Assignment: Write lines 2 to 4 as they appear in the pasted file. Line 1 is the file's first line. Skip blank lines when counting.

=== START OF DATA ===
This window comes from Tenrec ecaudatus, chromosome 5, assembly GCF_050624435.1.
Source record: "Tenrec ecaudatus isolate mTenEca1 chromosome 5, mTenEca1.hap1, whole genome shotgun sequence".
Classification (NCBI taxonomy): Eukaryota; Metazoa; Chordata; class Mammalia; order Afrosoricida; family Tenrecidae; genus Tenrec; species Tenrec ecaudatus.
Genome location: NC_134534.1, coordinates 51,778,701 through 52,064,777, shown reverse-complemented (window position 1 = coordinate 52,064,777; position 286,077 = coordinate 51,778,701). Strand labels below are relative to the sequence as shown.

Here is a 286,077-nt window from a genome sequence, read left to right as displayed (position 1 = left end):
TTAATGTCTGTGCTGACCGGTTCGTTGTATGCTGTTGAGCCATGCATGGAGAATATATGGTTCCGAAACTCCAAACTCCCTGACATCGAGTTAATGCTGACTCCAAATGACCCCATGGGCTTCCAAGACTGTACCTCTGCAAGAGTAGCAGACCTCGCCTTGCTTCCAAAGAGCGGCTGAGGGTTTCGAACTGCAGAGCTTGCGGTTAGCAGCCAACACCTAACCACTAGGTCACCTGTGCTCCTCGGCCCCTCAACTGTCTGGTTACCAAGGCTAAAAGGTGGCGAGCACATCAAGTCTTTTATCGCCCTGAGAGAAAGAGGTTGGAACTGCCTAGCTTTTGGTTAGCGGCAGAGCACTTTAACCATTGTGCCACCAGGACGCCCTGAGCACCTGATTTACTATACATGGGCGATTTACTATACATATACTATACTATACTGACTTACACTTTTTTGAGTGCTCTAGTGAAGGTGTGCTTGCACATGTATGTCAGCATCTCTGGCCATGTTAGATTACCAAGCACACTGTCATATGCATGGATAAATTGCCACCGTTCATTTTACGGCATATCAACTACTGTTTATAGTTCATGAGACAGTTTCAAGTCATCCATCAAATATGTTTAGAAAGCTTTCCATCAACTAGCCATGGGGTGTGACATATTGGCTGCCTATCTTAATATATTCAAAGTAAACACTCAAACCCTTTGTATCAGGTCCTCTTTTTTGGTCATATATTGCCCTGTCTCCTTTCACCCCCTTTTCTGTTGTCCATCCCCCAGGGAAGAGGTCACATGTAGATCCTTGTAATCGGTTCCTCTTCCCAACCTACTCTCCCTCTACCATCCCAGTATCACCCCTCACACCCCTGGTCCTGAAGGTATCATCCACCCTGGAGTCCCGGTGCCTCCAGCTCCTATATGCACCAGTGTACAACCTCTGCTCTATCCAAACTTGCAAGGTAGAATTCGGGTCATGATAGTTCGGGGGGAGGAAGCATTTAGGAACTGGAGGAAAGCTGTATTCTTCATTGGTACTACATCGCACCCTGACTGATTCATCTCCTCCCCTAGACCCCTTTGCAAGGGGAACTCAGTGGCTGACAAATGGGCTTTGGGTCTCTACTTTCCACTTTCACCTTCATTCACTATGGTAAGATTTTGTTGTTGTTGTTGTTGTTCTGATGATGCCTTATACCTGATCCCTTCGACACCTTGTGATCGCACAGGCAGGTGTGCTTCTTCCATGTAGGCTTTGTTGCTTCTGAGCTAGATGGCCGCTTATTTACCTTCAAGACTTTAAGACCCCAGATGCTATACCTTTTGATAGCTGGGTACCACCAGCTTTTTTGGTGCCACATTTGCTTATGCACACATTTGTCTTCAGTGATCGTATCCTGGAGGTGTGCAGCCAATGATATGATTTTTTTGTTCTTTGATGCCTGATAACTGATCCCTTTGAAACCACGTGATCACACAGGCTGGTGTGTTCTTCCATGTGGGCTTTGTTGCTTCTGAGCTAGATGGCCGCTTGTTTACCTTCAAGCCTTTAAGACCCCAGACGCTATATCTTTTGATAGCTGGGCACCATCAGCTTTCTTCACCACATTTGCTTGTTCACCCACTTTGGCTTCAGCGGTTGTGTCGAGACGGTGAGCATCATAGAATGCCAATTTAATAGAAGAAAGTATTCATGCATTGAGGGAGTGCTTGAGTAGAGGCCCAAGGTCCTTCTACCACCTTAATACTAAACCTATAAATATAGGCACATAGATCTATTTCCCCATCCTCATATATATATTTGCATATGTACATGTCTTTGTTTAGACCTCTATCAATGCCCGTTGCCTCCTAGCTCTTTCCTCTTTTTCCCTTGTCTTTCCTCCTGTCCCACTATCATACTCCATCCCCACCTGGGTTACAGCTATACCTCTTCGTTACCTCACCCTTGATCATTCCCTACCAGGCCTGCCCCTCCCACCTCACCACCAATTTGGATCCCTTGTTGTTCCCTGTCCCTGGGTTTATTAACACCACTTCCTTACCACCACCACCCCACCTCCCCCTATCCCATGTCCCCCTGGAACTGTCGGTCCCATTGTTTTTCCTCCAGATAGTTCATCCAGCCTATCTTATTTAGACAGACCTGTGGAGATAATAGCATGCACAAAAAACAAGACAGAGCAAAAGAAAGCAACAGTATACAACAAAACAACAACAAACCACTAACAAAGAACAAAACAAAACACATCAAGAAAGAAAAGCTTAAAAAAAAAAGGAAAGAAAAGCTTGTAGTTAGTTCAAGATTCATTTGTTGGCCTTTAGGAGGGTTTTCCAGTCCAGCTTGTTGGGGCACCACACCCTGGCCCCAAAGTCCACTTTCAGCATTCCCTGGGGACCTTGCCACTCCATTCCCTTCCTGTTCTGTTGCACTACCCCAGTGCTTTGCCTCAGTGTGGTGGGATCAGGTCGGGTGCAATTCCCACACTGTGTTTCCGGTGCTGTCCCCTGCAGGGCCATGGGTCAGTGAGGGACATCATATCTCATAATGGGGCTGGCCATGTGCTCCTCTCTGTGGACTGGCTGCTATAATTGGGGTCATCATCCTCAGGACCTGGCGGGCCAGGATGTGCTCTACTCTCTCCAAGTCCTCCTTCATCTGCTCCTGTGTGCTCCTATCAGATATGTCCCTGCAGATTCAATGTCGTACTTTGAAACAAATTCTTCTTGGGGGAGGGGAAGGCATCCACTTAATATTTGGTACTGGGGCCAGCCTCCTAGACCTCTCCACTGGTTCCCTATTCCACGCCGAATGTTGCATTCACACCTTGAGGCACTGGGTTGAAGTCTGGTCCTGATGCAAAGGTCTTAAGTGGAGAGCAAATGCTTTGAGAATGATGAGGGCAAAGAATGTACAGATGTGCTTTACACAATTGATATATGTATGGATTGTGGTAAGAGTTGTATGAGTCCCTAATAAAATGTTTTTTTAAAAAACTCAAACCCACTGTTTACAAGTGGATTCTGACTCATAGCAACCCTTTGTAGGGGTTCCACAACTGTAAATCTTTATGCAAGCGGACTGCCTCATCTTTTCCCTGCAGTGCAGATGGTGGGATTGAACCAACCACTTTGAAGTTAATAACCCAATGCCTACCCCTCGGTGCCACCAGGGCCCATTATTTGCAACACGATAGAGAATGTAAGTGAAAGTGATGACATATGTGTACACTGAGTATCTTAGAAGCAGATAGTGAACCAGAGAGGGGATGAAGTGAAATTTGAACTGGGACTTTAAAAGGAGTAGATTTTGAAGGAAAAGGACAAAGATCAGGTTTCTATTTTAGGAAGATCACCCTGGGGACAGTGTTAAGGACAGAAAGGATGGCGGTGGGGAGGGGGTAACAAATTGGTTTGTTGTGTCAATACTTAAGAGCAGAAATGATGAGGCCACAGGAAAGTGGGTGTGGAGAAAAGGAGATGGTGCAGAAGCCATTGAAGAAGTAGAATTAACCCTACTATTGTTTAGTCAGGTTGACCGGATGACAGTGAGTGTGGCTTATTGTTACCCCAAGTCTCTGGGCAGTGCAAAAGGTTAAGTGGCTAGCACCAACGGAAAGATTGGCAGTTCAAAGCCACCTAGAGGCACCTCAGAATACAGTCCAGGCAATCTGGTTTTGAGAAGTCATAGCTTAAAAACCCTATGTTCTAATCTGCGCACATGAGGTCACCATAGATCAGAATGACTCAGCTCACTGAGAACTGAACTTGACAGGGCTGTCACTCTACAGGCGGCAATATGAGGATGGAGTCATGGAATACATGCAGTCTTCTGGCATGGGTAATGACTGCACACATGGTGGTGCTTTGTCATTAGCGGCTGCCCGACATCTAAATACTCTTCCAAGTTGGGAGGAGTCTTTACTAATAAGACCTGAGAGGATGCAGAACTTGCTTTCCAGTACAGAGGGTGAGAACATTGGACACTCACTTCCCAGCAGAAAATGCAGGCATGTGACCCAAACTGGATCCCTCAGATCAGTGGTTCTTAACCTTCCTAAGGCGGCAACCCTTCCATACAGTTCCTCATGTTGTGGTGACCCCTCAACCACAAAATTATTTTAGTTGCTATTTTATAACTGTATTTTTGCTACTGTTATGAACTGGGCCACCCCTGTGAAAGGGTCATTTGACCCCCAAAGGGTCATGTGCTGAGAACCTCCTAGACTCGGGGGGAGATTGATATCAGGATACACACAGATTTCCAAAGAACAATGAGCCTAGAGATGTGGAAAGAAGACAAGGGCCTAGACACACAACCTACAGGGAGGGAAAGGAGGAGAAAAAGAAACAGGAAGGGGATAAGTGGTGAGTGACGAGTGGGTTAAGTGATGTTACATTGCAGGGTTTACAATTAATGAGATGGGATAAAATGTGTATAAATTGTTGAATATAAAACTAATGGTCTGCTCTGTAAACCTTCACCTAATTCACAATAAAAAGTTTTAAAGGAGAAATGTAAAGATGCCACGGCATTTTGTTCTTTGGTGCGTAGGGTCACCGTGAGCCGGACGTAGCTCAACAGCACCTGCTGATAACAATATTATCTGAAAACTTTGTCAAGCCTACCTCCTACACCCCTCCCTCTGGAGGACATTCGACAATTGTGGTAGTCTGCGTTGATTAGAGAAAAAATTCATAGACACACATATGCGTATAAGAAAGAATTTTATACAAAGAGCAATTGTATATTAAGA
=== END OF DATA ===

Source record: "Tenrec ecaudatus isolate mTenEca1 chromosome 5, mTenEca1.hap1, whole genome shotgun sequence".
Classification (NCBI taxonomy): Eukaryota; Metazoa; Chordata; class Mammalia; order Afrosoricida; family Tenrecidae; genus Tenrec; species Tenrec ecaudatus.
Genome location: NC_134534.1, coordinates 51,778,701 through 52,064,777, shown reverse-complemented (window position 1 = coordinate 52,064,777; position 286,077 = coordinate 51,778,701). Strand labels below are relative to the sequence as shown.